The DPP does, of course, know that national security has rarely been the theme of local elections campaigns. The ‘unusual’ decision of the DPP strategists to focus the campaign on national security issues and China’s threat to Taiwan in local elections thus requires explanations. One explanation could be that from the pre-election polls, the DPP, a party more popular with and supported by the young population than the KMT, had known that it had been losing the popularity and support of younger people. Moreover, past experiences, such as the effects of the 2014 Sunflower Movement for the 2016 presidential election, and that of the 2019 anti-Extradition Law Amendment Bill Movement in Hong Kong in the 2020 presidential election, have shown that appealing to national security with an emphasis on preserving the liberal democratic system in Taiwan could rally support in elections.    

The other possible explanation of why the DPP decided to set ‘Resisting China and Preserving Taiwan’ as the theme of its campaign in the local elections has much to do with the party’s strategy of shifting the focus of the ‘attacks’ waged by its competitors, especially the KMT. These attacks target the alleged scandals involving the procurement of COVID vaccines. In addition, the ‘an eye for an eye’ strategy of the DPP is a response to the KMT’s negative campaign dubbed the ‘Dissertation Gate’ and the DPP’s cancellation of primary elections in selecting candidates for mayoral and magisterial elections. In short, the DPP might just have wanted to try its luck in playing the national security card when it found that it was facing a formidable situation in defending itself from criticisms about its performance on domestic issues.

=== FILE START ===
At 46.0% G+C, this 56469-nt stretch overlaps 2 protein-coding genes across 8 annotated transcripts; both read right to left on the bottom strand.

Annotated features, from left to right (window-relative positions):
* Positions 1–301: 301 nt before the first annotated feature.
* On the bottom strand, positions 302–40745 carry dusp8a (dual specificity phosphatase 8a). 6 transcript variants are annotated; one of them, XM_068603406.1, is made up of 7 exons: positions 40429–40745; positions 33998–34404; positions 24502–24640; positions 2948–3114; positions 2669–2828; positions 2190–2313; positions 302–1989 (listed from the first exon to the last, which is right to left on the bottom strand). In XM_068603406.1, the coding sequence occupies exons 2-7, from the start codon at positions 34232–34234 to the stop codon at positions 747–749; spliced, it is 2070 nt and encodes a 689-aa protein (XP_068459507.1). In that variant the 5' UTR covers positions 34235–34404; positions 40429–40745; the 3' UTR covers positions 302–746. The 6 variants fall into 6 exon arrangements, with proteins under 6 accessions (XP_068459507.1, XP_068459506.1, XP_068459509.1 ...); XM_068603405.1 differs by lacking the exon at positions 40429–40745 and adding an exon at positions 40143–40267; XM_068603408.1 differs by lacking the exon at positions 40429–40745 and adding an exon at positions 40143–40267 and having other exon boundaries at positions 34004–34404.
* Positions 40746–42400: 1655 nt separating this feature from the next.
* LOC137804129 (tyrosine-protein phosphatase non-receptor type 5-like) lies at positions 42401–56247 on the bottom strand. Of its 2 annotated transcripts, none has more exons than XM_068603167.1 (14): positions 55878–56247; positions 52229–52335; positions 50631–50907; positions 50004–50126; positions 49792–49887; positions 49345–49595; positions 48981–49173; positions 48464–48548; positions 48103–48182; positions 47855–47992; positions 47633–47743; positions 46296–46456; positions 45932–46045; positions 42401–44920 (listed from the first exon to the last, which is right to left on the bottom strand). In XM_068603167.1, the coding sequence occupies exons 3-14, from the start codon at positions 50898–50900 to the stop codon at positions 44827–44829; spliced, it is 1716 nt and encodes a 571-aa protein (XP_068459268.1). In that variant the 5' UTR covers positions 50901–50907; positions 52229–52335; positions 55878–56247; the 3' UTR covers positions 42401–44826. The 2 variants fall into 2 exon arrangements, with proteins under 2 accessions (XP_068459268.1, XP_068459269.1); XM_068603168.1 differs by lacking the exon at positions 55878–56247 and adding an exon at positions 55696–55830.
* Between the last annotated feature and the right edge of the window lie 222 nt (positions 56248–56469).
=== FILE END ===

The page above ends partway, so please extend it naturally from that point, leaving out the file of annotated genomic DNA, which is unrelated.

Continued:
Implications of the election results for democracy in Taiwan